This is a wonderful book that every herbalist should have in their library. Chatroux offers a short poem for 111 herbs, from aloe to yerba santa. Each one describes most of the properties and uses for each herb in a fun and memorable way. I believe that it is important for healers to maintain their aesthetic sensitivity through the arts, be it music, writing, painting, sculpture, or poetry. Inspiration and creativity is always in play when we are working with patients. While we may be inspired when encountering herbs in nature, a lot of that is dulled by hours of research, study and computer work. This book offers the opportunity to combine both learning and artistic inspiration. True "poetry" may be too eloquent a description of what is contained in this book; I think they could be better described as "useful doggerel."

Here’s a sample:


If you go out to the Battlefield

As in the days of old

Put Yarrow in your knapsack

It’s worth weight in gold

Yarrow for your bleeding wound

A poultice for your knee

Or for a painless hemorrhage

You’ll want to drink the tea

For diaphoresis it’s the King

The stem, the leaf, the flower

Reduce your fever, sweat full fling

We’re talking Yarrow power!

Achillea Millefolium

An astringent disinfectant

A urinary healer

Hemostatic and protectant

It’s an aromatic bitter

If you lose your appetite

Have spasmodic ailments

Or your tummy is uptight

If it’s good enough for Achilles

Of Greek mythology

To stop his bleeding wounds

Why, it’s good enough for me!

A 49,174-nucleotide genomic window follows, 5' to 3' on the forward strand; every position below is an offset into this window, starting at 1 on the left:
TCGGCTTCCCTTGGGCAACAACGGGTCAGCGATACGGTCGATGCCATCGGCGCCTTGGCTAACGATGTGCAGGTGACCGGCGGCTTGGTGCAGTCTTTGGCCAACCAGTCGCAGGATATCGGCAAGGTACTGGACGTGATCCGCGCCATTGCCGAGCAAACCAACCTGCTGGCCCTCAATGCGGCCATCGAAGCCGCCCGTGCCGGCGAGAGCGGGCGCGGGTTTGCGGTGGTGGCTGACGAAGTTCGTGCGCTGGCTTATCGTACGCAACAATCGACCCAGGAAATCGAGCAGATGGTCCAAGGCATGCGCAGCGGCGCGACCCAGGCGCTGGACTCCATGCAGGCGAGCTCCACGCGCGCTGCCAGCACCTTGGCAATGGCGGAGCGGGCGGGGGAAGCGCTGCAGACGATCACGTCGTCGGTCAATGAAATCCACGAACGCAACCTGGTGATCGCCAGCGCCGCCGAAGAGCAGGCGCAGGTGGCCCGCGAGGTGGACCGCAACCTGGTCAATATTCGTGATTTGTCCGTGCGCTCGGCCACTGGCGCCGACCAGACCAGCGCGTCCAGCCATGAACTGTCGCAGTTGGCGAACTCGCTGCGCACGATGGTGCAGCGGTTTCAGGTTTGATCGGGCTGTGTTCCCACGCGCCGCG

Doesn’t that say nearly all? Think of a Western herb and you quite likely will find it in this little book. At only $18 plus $3 postage it will make a wonderful stocking stuffer for yourself or for that herbalist among your friends and family.

Incidentally, Chinese doctors trained in the old ways were known as "singing doctors" and learned their material medica via songs and poetry. I always liked that idea and here it is created for Western herbalists by Sylvia Seroussi Chatroux, M.D, physician-herbalist, mother of two daughter and with a family medical practice in Ashland, Oregon. Chatroux also has written books in a similar vein: Medica Poetica: Malady in Verse and Materia Poetica: Homeopathy in Verse. I like them all very much.

Grace of Necessity

by Samuel Green

Carnegie Mellon University Press

Toll Free: 1-800-421-1561

I first heard of poet Sam Green when Lesley and I visited the composer Alex Shapiro on San Juan Island. Another truly great composer and resident of both Waldron and San Juan islands off the coast of Washington State, Morten Lauridsen is the composer of one of the greatest choral works of our time, the sublime Lux Aeterna (Eternal Light). At a public screening of a film about Lauridsen and his music, he gave a talk describing his love of poetry and mentioned Washington state poet laureate Sam Green who happens to be his friend and neighbor. I became curious about Sam’s poetry and upon reading it, some of it clicked very profoundly as a poem should, when you find the words echoing deep in your heart.

My favorite book of Green’s is his most recent one, entitled The Grace of Necessity published by Carnegie Mellon University Press. Inevitably, most of us arrive at that time in one’s life when we become more acutely aware of death, first of parents’, our own, and others’. I think it is within our imagination to sometimes be able to make of death something of beauty. The first group of poems in this beautiful collection is entitled "In the Dark’" and I think more times than not, it does capture the poignant beauty of the final passing. The second group is Sam’s wonderful "Postcard Poems" which is a challenge he made to compose a poem each day, with no editing, on a postcard which he then sent to a friend. Here is Sam Green reading some of his postcard poems: